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Placing two or more companion plants in close proximity will help with pest control or even give a better yield. For the organic gardener, it’s one of the easiest ways to stay chemical-free. But there is no reason why functional cannot also be beautiful, right? Try these top five flowering plants as companions and provide a kaleidoscope of floral color to your garden this year. And here’s a bonus: they’re all edible!

BORAGE

The leaves of borage taste of cucumber and can be used as its substitute. The stunning blue flowers are honey-sweet and often used, candied, as edible decorations on cakes.

Borage is known as the ‘magic bullet’ of companion plants and here’s why: Lack of calcium causes blossom end rot in tomatoes and lack of potassium damages fruit set by inhibiting the cells’ intake of water. The leaves and stems of borage contain both calcium and potassium and, by sharing soil space, tomato plants can absorb these essential nutrients. When the plant is finished, borage can be mulched to enrich the soil.

Borage seeds need complete darkness to germinate and can be buried under a thick layer of soil in spring or autumn. It will survive in any soil but sharing the rich soil of the tomato will produce healthier plants. It grows 60-90 cm and self-seeds freely.

CHIVES

We can trace chives back to the Chinese cuisine of some 5,000 years ago.  Both flower and leaves are edible.

The pretty purple pom-pom flowers are adored by bees. Like borage, chives contain potassium, but it is their sulfur compounds that give chives a five-star rating. The sulfur aroma confuses the bad bugs by disguising the scent of nearby vegetables. Additionally, sulfur forms organic compounds that give flavor to vegetables. Growing companion chives enhances juiciness and flavor of adjacent vegetables whilst deterring whitefly and aphids.

Chives can be grown from seed, but germination is slow and it’s easier to buy plantlets and divide them every couple of years. Simply pull the clumps apart so each has three or four bulbs and pot up or plant out. In temperate climates chives should be overwintered indoors. They like average soil and minimal watering.

FRENCH MARIGOLDS

All marigolds are edible. The petals of French marigolds (which are actually Mexican in origin) have a delicate citrus-like taste and bring color to salads and fruit punch drinks. The green parts are not eaten.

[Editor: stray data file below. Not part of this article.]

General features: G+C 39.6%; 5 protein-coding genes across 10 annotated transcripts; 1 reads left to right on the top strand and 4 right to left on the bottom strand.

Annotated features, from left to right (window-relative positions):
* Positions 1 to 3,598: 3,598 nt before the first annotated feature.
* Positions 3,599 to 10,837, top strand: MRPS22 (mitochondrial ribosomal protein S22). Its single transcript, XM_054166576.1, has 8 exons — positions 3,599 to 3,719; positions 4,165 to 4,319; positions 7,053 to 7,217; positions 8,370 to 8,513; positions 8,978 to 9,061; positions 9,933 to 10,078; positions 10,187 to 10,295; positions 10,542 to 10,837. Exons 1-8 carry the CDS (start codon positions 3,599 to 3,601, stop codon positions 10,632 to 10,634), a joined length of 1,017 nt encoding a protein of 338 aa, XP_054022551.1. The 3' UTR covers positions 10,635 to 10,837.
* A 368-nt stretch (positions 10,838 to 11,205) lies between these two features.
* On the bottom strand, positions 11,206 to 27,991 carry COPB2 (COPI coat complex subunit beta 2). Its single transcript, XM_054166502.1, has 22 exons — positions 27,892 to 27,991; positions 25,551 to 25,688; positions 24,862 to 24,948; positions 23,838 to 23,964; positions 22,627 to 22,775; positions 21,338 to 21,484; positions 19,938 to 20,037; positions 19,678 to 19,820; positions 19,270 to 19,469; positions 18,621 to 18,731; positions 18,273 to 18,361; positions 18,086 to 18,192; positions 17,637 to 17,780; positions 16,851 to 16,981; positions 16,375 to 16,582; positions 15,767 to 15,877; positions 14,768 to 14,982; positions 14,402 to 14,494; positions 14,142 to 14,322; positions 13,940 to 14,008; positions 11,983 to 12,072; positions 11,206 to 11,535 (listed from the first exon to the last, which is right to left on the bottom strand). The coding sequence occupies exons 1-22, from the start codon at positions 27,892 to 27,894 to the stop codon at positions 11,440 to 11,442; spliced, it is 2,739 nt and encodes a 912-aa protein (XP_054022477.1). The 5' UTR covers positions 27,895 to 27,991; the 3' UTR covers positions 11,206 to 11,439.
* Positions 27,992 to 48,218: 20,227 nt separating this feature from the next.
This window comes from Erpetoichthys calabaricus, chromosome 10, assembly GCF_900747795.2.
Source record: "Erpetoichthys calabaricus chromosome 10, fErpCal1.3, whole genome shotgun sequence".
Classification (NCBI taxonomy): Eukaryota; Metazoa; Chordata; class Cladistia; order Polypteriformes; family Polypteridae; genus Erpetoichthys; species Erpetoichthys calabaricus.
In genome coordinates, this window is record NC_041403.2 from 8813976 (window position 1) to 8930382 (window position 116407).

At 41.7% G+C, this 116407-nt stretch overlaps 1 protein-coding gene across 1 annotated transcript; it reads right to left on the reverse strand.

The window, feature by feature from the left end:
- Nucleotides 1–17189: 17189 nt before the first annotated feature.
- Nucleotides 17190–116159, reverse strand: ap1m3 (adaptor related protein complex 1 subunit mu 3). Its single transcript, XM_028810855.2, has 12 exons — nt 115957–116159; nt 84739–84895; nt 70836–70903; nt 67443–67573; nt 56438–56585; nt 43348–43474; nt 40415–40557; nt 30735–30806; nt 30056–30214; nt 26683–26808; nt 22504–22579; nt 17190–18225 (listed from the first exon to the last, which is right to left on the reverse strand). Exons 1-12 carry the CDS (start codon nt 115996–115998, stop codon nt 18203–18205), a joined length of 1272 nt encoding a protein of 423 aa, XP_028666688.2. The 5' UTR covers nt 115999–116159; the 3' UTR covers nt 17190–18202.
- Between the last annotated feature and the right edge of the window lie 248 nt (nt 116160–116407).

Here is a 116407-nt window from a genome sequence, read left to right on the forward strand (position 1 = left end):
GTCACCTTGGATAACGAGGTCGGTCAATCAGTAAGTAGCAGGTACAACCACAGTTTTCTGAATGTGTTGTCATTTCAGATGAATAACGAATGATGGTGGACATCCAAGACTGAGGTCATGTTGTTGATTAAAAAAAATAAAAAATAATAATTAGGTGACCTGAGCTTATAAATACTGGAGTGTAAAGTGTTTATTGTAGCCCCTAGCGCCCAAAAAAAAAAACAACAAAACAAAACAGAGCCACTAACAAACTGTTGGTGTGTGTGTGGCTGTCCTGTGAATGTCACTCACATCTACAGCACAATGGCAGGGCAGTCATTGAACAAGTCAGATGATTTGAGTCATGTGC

French marigold’s distinctive scent helps disguise the presence of developing tomatoes, cucurbits and peppers. However, it is what goes on underground that makes the humble marigold so amazing.  Root-knot nematodes are among a gardener’s worst enemies. These microscopic, parasitic worms live within plants and feed off their roots, causing stunting, wilting and eventually the death of the host. Marigold roots produce alpha-terthienyl – a natural pesticide effective against these nematodes.  This substance is so strong that it stays in the ground long after the flower has gone, so the effects are long term.

Marigolds are annual plants in temperate regions and very easy to grow from seed. In the tropics the plant self-seeds freely and one sowing should produce flowers for a few years.

NASTURTIUMS

Nowadays we tend to grow nasturtiums for their floral beauty, but they were originally residents of the kitchen garden. Peppery leaves and colorful flowers are great in salads and the seeds can be pickled like capers

The bright and brazen nasturtium acts as a decoy plant, attracting bugs to itself and away from peppers and tomatoes. Whitefly much prefers the taste of nasturtiums and will leave your precious crops alone.

Nasturtium thrives in poor soil so shouldn’t be planted with rich-soil plants like tomatoes and peppers but in a pot nearby.

SUNFLOWERS

The sunflower is a versatile beauty. The edible seeds have long been enjoyed by man and birds. The oil is prized for its vitamin E content and low saturated fat, but the edible flower is less well known. Steamed sunflower buds taste like delicate artichokes and the taste intensifies as the flower develops. The nutty flavor of the braised heart is definitely worth exploring.

As a companion plant, the height of the sunflower shades vines and provides living supports for climbing plants such as cucumbers. Ants actually herd aphids onto the sunflower and away from your prized crop whilst hummingbirds flock to the blooms to consume whitefly. Perfect!

Sunflowers are easy to grow and any well-drained soil should yield good results.

Companion planting is not a time-consuming activity and following the methods given above will reward minimal effort with benefit and beauty.  Hopefully this will also spark your interest in learning more about the fascinating and far-reaching practice of companion planting.

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